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Monday, August 4, 2014

At the Grind: Meat & Coffee

Ok, so here's the deal with summertime in Pullman the second time around: It. is. Boring! Especially when our friends are on vacation and Rob's lab is closed and the gym is closed and shouldn't I be at a beach somewhere? (Answer: Yes, yes I should, but we are out of vacation time. Thanks a lot, wedding!)

It was nice back in May when all the college kids moved out off campus and left about 100 of us townies behind. Driving through frat row from work to school, I saw bro-hugs while Mom waited in the car, and couches being loaded into pickup trucks much too small for them and had these weird pangs of envy-disgust where I wanted to be those kids heading out of there but ugh! That couch looks so dirty and did they really just sit on that all year.

As usual, we've taken solace in the kitchen. There are lots of new toys to keep us occupied, and I think our new favorite is the meat grinder attachment. (Thanks a lot, wedding!)

We used this thing to grind up the chuck for burgers, and then again to make some killer sausage with a pork loin about the size of Rob's torso. We baked half of it for slicin' in the new meat slicer and ground up the rest with apples and garlic. 

It's fun to get the mise-en-place all set up before you push it through the first round. Who ever said you shouldn't watch them make the sausage?

Anyway, from what I understand about meat grinding, you're supposed to be a purist for the first two rounds, then you add on the salt and herbs after that. 

We like to make a mix of patties and meatballs, keep some refrigerated and freeze the rest. It's nice to have on hand for things like a quick pasta dish. Like this quick and easy spaghetti adapted from Cooking Light! (Can they just hire me to make their recipes better already?) See the original, not-as-good recipe here

Spaghetti with Parsley & Basil Pesto and Homemade Sausage

  • 1 lb spaghetti 
  • As much garlic-apple sausage that looks right
  • 4 garlic cloves, crushed and coarsely chopped
  • About 1/4 cup extra-virgin olive oil
  • 1 ounce fresh Parmigiano-Reggiano cheese
  • 1 bunch flat-leaf parsley leaves
  • Handful of basil leaves 
  • Lemon juice 
  • 1/2 teaspoon kosher salt


  1. Bring 4 quarts of water to a boil in a large saucepan or Dutch oven. Add pasta to pan, and cook 8 minutes or until almost al dente. Drain pasta in a colander over a bowl, reserving 3/4 cup cooking liquid. Discard the remaining cooking liquid.
  2. Heat a large heavy skillet over medium-high heat. Add Italian sausage to pan; sauté 6 minutes or until browned, stirring to crumble. Remove sausage from pan, reserving drippings; drain on paper towels. Add garlic to drippings in pan; sauté 1 minute, stirring constantly. Add 1/2 cup reserved cooking liquid to pan; bring to a boil, scraping pan to loosen browned bits. Stir in 2 tablespoons olive oil; cook 30 seconds, stirring constantly with a whisk. Add pasta to pan; cook 1 minute, tossing to combine. Remove from heat.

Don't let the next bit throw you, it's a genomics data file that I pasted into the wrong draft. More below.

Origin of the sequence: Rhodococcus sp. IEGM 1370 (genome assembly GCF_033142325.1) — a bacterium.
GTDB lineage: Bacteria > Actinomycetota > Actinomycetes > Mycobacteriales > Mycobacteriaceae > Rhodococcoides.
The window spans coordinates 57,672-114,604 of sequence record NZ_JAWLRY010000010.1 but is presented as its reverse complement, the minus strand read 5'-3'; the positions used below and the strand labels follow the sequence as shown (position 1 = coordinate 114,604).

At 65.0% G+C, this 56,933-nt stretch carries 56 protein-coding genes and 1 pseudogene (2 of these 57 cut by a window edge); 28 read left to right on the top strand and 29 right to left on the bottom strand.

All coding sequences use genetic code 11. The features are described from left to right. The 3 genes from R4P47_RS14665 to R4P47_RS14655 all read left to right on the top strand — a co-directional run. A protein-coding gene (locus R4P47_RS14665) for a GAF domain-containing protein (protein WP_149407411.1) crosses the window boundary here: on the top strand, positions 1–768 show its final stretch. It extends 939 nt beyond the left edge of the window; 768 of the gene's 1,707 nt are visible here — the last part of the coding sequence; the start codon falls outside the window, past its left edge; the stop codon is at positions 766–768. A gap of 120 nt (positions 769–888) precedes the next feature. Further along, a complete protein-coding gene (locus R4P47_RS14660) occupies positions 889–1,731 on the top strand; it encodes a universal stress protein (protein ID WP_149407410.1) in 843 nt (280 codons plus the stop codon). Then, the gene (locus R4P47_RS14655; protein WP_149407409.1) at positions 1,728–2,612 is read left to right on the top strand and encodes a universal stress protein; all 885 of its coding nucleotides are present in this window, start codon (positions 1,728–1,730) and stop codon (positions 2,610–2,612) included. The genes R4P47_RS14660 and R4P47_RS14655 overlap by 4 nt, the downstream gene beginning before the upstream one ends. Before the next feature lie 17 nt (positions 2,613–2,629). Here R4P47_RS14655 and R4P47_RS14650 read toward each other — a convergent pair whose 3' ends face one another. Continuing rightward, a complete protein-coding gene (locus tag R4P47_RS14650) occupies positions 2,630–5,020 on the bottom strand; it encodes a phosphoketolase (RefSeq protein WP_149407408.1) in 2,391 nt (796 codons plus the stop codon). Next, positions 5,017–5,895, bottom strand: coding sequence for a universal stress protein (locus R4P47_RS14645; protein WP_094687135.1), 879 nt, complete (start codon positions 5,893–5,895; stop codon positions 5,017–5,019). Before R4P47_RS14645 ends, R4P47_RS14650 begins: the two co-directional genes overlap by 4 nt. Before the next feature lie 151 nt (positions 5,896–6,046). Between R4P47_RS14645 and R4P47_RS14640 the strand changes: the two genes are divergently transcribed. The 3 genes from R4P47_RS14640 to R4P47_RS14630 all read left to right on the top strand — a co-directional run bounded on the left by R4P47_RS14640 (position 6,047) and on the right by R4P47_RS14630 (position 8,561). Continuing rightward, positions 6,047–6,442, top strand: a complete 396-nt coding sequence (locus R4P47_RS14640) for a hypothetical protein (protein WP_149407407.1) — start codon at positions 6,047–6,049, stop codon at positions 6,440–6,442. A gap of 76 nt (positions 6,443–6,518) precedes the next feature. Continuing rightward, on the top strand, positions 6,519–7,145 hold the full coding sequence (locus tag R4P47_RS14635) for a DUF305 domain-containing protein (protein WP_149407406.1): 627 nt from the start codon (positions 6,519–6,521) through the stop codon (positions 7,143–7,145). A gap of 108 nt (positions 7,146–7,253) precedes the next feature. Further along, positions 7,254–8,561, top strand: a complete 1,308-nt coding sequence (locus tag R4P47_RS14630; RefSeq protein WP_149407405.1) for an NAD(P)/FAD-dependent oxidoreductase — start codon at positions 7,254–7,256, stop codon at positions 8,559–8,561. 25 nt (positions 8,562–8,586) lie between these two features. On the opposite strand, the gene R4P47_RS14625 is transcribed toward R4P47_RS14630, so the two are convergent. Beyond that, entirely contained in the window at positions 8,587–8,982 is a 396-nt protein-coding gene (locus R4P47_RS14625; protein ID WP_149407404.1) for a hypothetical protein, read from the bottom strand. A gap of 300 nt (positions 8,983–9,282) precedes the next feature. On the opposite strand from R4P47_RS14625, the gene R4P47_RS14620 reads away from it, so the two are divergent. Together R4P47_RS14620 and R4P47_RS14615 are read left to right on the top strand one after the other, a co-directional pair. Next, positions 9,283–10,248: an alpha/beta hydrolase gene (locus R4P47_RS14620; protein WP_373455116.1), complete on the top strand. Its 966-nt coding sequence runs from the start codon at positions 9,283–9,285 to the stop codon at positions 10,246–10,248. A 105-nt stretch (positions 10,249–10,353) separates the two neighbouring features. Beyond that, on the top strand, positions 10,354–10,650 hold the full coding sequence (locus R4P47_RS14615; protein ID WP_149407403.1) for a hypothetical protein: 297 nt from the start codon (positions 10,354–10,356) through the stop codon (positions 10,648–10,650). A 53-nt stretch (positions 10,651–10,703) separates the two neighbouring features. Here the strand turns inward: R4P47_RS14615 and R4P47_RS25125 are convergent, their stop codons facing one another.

3. Combine about 2 tablespoons cheese (I just put in a whole hunk), parsley and basil leaves in a food processor; process until finely ground. With motor running, add remaining 1/4 cup cooking liquid, olive oil and lemon juice; process until smooth. Add parsley mixture and salt to pasta; toss well to coat. Divide pasta mixture evenly among 4 shallow bowls; top evenly with sausage. Serve with grated Parmesan.

Okay, so here's the other thing I'm working at perfecting, and I'm sorry about the double entendre title but its TRUE I'm fiddling with coffee these days. 

It's been in the 100s here every day and too hot for hot coffee anymore. Plus, it gets nasty in the thermos after awhile. So I've turned to cold brewing.

There are a few different variations online but you know how it pisses me off when recipes require strange measurements for a normal French press or weird filtering equipment. What's the point of these recipes? Why are we bothering to brew 1 cup of coffee overnight? It doesn't make sense.

On the other hand, I think it is important to use high-quality ingredients. Get good coffee and use cold, filtered water. It matters.

Here's what I've come up with:

Cold Brew Coffee in a Regular French Press Without Dumb Filtering Equipment

  • 2/3 cup freshly ground coffee
  • 3 cups filtered water
  • 1 small can condensed milk
  • Almond milk


Grind up 2/3 cups of your favorite coffee. Cover with cold water. Let it sit at room temperature overnight.

Push down and pour the goods into a container. Save enough to fill ice cub tray about halfway. Finish the cubes with regular water. Trust me!! Now your iced coffee won't get too watery and it won't make you too jittery. 

Do this a few more times, if you can. You'll want to stock up.

Add a few spoonfuls of the condensed milk. I'm guessing the entire container would be good if you had maybe a gallon of coffee. Use a little at a time and shake it up. The coffee should be lightly brown and chocolatey looking.

Fill a reusable cup (you care about the environment, right?) with the half-coffee ice you made. Top with 3/4 of the condensed milk coffee and finish with enough almond milk to drape around the coffee luxuriously before you mix it together with your metal straw. Because you care about the environment! You said so.


It also tastes really good in Mason jars on the go. Perhaps on a Sunday going rock climbing at the Snake River? Because all those college kids will be back before ya know it, ruining it for the rest of us.

Dang lousy kids. 

I hope they get a better couch this year.

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